“Indiana has created a law that not only tramples on the constitutional rights of Hoosiers, but also improperly involves Indiana in areas that are clearly of federal, not state, concerns,” said Ken Falk, legal director of the ACLU of Indiana.

Some state lawmakers oppose the extreme law, saying it will increase law enforcement costs and deter both employers and employees from coming to the state. Indiana University has also expressed concerns that the law will discourage enrollment and academic participation, noting that the institution hosts thousands of foreign national students, faculty members and visitors each school year.

“Indiana has unwisely chosen to follow down Arizona’s unconstitutional path,” said Andre Segura, staff attorney with the ACLU Immigrants’ Rights Project. “This law marginalizes entire communities by criminalizing commonly accepted forms of identification. The law also undermines our most cherished constitutional safeguards by putting Indiana residents at risk of unlawful warrantless arrests without any suspicion of wrongdoing, much less criminal activity.”

Immigration bills inspired by Arizona’s SB 1070 have been introduced across the country this legislative season, but Indiana is only the third state to pass the controversial legislation this year. The state becomes one of only four, along with Arizona, Utah and Georgia, to enact draconian state-based immigration laws. The ACLU, NILC and a coalition of civil rights groups filed lawsuits in Arizona and Utah. The most troubling provisions of SB 1070 have been blocked by a federal appellate court, and the Utah law has been blocked by the U.S. district court for the District of Utah, pending further review of the Utah district court.

The lawsuit charges that the Indiana law is unconstitutional in that it unlawfully interferes with federal power and authority over immigration matters in violation of the Supremacy Clause of the U.S. Constitution and authorizes unreasonable seizures and arrests in violation of the Fourth Amendment.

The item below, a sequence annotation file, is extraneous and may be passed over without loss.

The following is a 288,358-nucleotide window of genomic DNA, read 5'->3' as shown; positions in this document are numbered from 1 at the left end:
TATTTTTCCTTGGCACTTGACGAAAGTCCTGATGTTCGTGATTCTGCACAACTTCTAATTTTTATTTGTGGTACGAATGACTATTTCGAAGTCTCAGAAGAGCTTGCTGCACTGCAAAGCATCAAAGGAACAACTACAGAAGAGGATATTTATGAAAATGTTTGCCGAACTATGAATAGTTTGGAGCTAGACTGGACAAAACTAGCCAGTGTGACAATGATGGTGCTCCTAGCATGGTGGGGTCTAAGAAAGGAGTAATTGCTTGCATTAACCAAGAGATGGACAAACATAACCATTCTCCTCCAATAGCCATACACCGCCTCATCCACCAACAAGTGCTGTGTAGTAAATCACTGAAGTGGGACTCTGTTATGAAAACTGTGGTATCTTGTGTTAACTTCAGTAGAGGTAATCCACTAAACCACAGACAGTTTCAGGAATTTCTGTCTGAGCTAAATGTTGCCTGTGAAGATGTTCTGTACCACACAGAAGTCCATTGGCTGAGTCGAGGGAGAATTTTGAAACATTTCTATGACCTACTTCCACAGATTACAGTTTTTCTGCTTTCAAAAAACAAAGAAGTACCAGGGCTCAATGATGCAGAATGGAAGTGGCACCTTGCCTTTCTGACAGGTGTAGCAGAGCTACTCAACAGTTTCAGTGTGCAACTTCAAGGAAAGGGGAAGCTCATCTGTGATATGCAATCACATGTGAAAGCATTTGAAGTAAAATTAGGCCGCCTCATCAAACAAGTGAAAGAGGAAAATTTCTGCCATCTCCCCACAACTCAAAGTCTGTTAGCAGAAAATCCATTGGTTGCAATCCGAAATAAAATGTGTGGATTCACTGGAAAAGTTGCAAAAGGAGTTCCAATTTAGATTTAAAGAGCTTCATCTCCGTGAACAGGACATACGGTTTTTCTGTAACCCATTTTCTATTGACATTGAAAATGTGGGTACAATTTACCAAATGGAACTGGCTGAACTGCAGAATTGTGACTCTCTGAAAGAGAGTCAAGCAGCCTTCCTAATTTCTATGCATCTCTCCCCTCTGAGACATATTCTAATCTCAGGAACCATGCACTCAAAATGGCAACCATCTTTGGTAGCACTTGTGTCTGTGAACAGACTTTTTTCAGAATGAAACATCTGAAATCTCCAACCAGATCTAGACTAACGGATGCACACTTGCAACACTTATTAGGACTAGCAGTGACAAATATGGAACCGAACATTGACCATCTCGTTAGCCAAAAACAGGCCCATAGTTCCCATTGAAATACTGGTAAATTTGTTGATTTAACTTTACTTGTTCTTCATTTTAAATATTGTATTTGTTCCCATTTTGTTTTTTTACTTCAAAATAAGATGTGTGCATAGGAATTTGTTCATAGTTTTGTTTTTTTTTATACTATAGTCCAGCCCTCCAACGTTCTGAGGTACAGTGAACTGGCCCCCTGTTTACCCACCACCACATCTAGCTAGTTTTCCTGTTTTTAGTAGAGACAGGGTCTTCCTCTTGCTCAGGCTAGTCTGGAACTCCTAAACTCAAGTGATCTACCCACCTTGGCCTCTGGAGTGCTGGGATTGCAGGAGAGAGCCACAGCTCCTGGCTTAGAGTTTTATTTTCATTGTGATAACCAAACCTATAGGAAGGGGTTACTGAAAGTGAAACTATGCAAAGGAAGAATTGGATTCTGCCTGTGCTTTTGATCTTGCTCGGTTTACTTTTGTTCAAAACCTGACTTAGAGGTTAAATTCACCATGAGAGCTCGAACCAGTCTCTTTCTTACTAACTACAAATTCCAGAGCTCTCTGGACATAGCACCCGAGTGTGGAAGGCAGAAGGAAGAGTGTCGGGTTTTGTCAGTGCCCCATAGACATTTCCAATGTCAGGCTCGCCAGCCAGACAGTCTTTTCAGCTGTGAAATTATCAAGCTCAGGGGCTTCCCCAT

“By cutting off the use of secure foreign photo identification, the law has effectively denied foreign visitors, scholars and immigrants in general the ability to engage in important commercial activity,” said Linton Joaquin, general counsel of the National Immigration Law Center. “These secure forms of official identification, which can be used by a visiting professor to open a bank account or by a foreign national to provide proof of identification in a wide variety of settings, are vital to both immigrants and society. This provision, like the rest of the law, is misguided and will undoubtedly have unintended social and economic consequences.”

The lawsuit was filed today in the U.S. District Court for the Southern District of Indiana on behalf of three individual plaintiffs who would be subject to harassment or arrest under the law.

Attorneys on the case include Falk, Jan P. Mensz and Gavin M. Rose of ACLU of Indiana; Segura, Lee Gelernt, Omar C. Jadwat, Cecillia D. Wang and Katherine Desormeau of the ACLU Immigrants’ Rights Project; Joaquin, Karen C. Tumlin and Shiu-Ming Cheer of NILC; and Angela D. Adams of Lewis & Kappes, P.C.

Additional information is available online at:

The complaint can be found at: